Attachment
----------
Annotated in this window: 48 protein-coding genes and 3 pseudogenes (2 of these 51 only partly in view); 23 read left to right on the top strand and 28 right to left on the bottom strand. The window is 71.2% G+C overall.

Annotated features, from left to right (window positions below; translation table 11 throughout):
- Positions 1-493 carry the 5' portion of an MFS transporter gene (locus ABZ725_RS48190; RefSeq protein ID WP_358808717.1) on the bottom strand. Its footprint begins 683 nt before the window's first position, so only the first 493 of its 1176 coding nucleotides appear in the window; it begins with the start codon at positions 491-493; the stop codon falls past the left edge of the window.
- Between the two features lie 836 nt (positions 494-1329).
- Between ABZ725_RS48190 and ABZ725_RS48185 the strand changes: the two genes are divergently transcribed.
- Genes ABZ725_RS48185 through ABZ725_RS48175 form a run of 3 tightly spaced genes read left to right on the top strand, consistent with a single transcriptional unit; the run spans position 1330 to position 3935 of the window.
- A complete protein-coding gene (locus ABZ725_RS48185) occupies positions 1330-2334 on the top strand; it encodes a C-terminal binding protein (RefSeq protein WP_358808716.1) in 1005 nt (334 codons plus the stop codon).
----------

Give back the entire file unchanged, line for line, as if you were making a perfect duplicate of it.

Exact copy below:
Annotated in this window: 48 protein-coding genes and 3 pseudogenes (2 of these 51 only partly in view); 23 read left to right on the top strand and 28 right to left on the bottom strand. The window is 71.2% G+C overall.

Annotated features, from left to right (window positions below; translation table 11 throughout):
- Positions 1-493 carry the 5' portion of an MFS transporter gene (locus ABZ725_RS48190; RefSeq protein ID WP_358808717.1) on the bottom strand. Its footprint begins 683 nt before the window's first position, so only the first 493 of its 1176 coding nucleotides appear in the window; it begins with the start codon at positions 491-493; the stop codon falls past the left edge of the window.
- Between the two features lie 836 nt (positions 494-1329).
- Between ABZ725_RS48190 and ABZ725_RS48185 the strand changes: the two genes are divergently transcribed.
- Genes ABZ725_RS48185 through ABZ725_RS48175 form a run of 3 tightly spaced genes read left to right on the top strand, consistent with a single transcriptional unit; the run spans position 1330 to position 3935 of the window.
- A complete protein-coding gene (locus ABZ725_RS48185) occupies positions 1330-2334 on the top strand; it encodes a C-terminal binding protein (RefSeq protein WP_358808716.1) in 1005 nt (334 codons plus the stop codon).